Small steps
It's not just the truck and major components churning out peak performance to peak fuel economy. It's also every last drop of fluid – each one taking its small step toward the challenge of 10 mpg.

By Paul Abelson, senior technical editor

The final steps to 10 mpg involve fluids: oils and greases, coolants and additives. While engineering of the trucks and components makes up the largest percentage in fuel savings, it will be these final few small steps that help OEMs achieve the leap to an industry average 10 mpg truck.

Fluids have a fixed volume but no fixed shape. They flow to conform to the shape of their container and are pumpable. They have mass, volume and viscosity, a measure of how a fluid flows, measured at varying temperatures.

To understand viscosity, imagine drinking liquids through a straw. Water is easy, requiring little effort. A thick shake flows more slowly because it has more viscosity. It requires more effort.

Think of the suction through the straw being like the amount of effort required from engine pumps and gears turning in oil. The more viscous or thicker fluids require more effort. That translates to more fuel burned.

For years, the industry standard heavy-duty engine oil has been 15W-40. The W number indicates viscosity under extremely cold temperatures of 5 degrees down to minus 4 degrees in various SAE tests. The second number shows the oil’s viscosity when tested at the industry standard 212 degrees.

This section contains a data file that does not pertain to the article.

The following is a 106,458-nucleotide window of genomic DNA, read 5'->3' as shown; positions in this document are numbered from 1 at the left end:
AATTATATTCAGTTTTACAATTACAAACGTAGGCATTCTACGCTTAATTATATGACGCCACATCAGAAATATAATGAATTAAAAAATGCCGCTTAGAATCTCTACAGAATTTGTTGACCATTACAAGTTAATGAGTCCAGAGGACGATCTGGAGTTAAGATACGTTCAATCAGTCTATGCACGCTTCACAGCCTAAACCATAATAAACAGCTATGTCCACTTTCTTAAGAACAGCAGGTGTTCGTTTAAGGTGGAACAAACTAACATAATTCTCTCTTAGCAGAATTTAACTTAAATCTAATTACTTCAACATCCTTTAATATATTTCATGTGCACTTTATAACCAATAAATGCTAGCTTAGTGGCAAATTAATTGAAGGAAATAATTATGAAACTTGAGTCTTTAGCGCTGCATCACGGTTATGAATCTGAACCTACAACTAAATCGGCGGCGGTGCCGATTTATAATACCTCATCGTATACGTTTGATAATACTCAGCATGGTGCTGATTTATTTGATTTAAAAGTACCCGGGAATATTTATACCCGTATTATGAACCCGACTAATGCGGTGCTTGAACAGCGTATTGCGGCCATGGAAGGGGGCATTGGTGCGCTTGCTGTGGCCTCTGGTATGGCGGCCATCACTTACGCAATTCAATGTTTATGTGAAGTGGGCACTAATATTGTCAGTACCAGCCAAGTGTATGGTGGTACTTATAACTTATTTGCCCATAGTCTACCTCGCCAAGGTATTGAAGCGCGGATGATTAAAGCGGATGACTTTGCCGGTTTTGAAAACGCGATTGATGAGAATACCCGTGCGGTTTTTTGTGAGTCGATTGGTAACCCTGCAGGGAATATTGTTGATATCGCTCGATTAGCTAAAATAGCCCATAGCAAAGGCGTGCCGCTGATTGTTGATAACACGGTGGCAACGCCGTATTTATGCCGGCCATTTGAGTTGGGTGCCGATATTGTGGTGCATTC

So, 15W-40 oil will flow enough to lubricate when cold and will stay thick when heated to water’s boiling point, close to diesel operating temperature.

We’ve seen many recent improvements in the properties of engine oils. All have improved ability to adhere to metals, to withstand high pressures and to stand up to high temperatures. Synthetic oils in particular require less effort to flow, especially when cold. Engines operate well on thinner newer oil. 

Some oil companies promote their 10W-30 petroleum-base oils and 5W-30 synthetic-base oils as fuel-saving alternatives to 15W-40. In SAE/TMC tests, mineral oil saves up to 1.8 percent, while the synthetic 5W-30 was about 4 percent better. For a 100,000-mile-a-year truck getting 6.5 mpg, a 4 percent savings is about 615 gallons. At more than $4 a gallon, that’s about $2,500 a year.

The same principle applies to drive trains. Lighter synthetic lubes require less energy in gear boxes and differentials. Conventional oils have to be thick to resist thermal breakdown. Boiling off volatile fractions of lubricants leads to varnish formation and thickening over time.

To overcome these problems, viscosity improvers, dubbed VIs, were developed. Improvers are polymers added to thin oils. When heated, they cross-link and thicken the oil. Synthetic base oils are more uniform with properties that can be engineered and manufactured rather than refined and treated. They require fewer viscosity improvers and flow more consistently.

Trucks with full synthetic lubricants in the engine, transmission and differentials will save about 3 percent of fuel. When lighter synthetic weight oils replace heavier, higher viscosity mineral oils, savings increase to around 5 percent.